On Landings Part IIIIntroductionThe first two pamphlets in this three-part series discuss undershoots, hard landings, bounced landings, go-arounds, and other landing issues. This document focuses on other landing challenges, including avoidance ofgear-up landings, handling landing gear emergencies, landing on wet or ice-contaminated runways, and landing atnight.Gear-Up LandingsThere are all sorts of stories aboutgear-up landings.Horns, buzzers, and bells wereinvented to warn of gear-up ap-proaches, but pilots sometimesignored these horns, mistook themfor stall warnings, or got so distractedthat they continued to forget the gearuntil that sinking feeling struck them.Other pilots thought they heard theouter marker horn blaring all the waydown to a gear-less touchdown.
On Landings Part IIIOf course, there is always the CircuitBreaker Club. Circuit Breaker Clubmembers pulled the warning hornbreakers out on training flights andthen forgot to put them back in.For example, have the gear down andchecked before you’re on downwind,or, in any event, by the time you areabeam the numbers.Other pilots cleverly used the landinggear as speed brakes during descentand then manipulated the handleagain in the pattern—only to raise thegear by mistake.The only way to prevent these andother landing gear mishaps is toestablish a set routine and stick to it.Always put the gear down at astandardized point in the pattern.
On Landings Part IIIAlways use your before-landingchecklist and a gas-undercarriage-mixture-prop (GUMP) check.When lowering the gear, alwayscheck the gear indicator for down andlocked position. Make it a habit tophysically touch the gear indicatorsand say out loud “gear down,” or“down and locked,” or “three in thegreen.”How To Handle the Gear While IFROn an ILS approach, a suggestedprocedure is to extend the gear atglide slope intercept.For localizer and VOR approaches,the gear should be extended whenpassing the final approach fix (FAF)inbound.
On Landings Part IIIWith no FAF, extend the gear whenyou roll out of the procedure turn andstart your final descent.One says to put the gear down asyou would while flying a normal IFRapproach.The key point is to establish your own gear procedures—and stick to them.What about circling approaches? Here there are two schools of thought:The second method suggestsextending the gear on downwind,abeam the runway, if the runway is insight. The advantage of this secondtechnique is that if you lose therunway, a go-around is easier withoutthe gear already being down. Thedisadvantage is that it is a deviationfrom the straight-in habit pattern andmay thus cause a distraction whenyou are trying to keep the runway insight. Because you may forget thegear, a last gear check on short finalis strongly advisable.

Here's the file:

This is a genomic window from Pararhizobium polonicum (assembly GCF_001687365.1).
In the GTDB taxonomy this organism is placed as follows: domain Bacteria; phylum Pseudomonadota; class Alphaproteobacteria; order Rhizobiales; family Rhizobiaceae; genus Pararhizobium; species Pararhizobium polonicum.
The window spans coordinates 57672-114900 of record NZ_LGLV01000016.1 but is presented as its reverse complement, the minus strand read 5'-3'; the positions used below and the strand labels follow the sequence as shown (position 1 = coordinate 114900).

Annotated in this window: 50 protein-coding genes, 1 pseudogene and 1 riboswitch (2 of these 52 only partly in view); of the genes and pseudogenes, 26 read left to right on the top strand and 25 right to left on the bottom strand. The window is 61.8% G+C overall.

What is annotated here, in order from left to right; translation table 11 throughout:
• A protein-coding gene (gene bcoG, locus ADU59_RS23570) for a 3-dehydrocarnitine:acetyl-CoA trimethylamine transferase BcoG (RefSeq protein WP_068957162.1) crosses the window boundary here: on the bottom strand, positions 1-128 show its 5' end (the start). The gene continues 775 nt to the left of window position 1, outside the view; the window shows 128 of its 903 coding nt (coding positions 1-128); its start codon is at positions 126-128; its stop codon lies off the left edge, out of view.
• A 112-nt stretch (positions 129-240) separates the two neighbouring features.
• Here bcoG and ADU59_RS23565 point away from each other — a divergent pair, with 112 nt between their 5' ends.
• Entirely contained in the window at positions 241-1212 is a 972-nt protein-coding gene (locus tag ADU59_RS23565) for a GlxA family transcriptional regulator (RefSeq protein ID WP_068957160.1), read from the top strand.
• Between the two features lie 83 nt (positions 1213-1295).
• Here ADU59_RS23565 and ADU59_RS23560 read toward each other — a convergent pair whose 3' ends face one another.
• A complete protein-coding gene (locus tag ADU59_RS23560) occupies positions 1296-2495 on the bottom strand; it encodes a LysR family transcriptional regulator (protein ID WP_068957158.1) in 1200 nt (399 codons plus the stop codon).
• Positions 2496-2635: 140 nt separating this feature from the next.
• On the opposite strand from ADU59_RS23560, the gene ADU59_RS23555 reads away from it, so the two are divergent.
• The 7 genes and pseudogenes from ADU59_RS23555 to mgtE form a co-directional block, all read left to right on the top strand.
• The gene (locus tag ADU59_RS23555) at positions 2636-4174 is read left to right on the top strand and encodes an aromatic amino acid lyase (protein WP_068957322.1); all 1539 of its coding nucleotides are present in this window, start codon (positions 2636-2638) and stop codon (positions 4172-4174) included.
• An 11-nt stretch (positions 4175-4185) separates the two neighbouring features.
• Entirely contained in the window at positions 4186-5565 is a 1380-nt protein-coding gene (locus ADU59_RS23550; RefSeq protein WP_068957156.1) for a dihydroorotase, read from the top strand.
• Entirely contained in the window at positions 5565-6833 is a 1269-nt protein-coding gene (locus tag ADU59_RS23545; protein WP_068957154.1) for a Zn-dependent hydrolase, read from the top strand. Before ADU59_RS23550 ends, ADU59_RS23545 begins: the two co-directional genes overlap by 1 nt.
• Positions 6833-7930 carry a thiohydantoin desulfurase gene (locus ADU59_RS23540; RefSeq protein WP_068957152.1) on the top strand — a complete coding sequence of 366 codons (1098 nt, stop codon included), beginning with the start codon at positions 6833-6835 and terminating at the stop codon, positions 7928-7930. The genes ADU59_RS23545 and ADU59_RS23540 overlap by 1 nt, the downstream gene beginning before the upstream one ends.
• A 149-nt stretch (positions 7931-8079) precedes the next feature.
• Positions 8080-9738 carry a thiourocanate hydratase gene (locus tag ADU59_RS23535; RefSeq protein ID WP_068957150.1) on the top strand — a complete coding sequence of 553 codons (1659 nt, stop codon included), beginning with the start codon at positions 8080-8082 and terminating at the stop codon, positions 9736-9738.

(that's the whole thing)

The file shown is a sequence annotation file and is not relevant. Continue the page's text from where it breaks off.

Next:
On Landings Part IIIUse your checklist on every landing.Put the gear down at a standardizedpoint every time, and always recheckfor three green on short final.What About Landing Gear Emergencies?Always have your checklist and Pilot’s Operating Handbook (POH) handy for ready access to emergencyprocedures.Other tips? One so basic as to be seldom mentioned is an adequate fuel reserve. Do not stretch the fuel reserve,even in good weather. An unforeseen gear problem at the end of a long cross-country, with little fuel left, isstressful. Leave a cushion of time to work any last-minute problem with the landing gear.If you have a gear problem, climb out of the pattern and then review your emergency gear extension checklistbefore doing anything. If necessary, also refer to the POH for a description of the landing gear system. If indoubt, do not hesitate to ask for assistance by radio from an FBO with expertise in your aircraft.As a general principle, here is the drill for emergency gear extension: Slow the aircraft and then place the gearhandle or switch in the “down” position. This is the first step in just about every procedure. Some pilots flyingaircraft equipped with only a “one shot” emergency gear extension system have wasted their one and only chancefor a gear extension because they forgot the first simple step of putting the gear handle down.If all else fails, you may have to resort to special flying techniques. One technique is to slow fly the airplane orpull an extra “G” or two by a sharp pull-up to help gravity pull the gear down. Whatever you do, do not outflyyour ability or exceed the limits of the airplane.If you think you will be flying infreezing conditions or will takeoff from a snow- or slush-coveredrunway, cycle the gear on departurebefore you climb into freezing air.Otherwise, the gear may be frozen inthe up position when you reach yourdestination.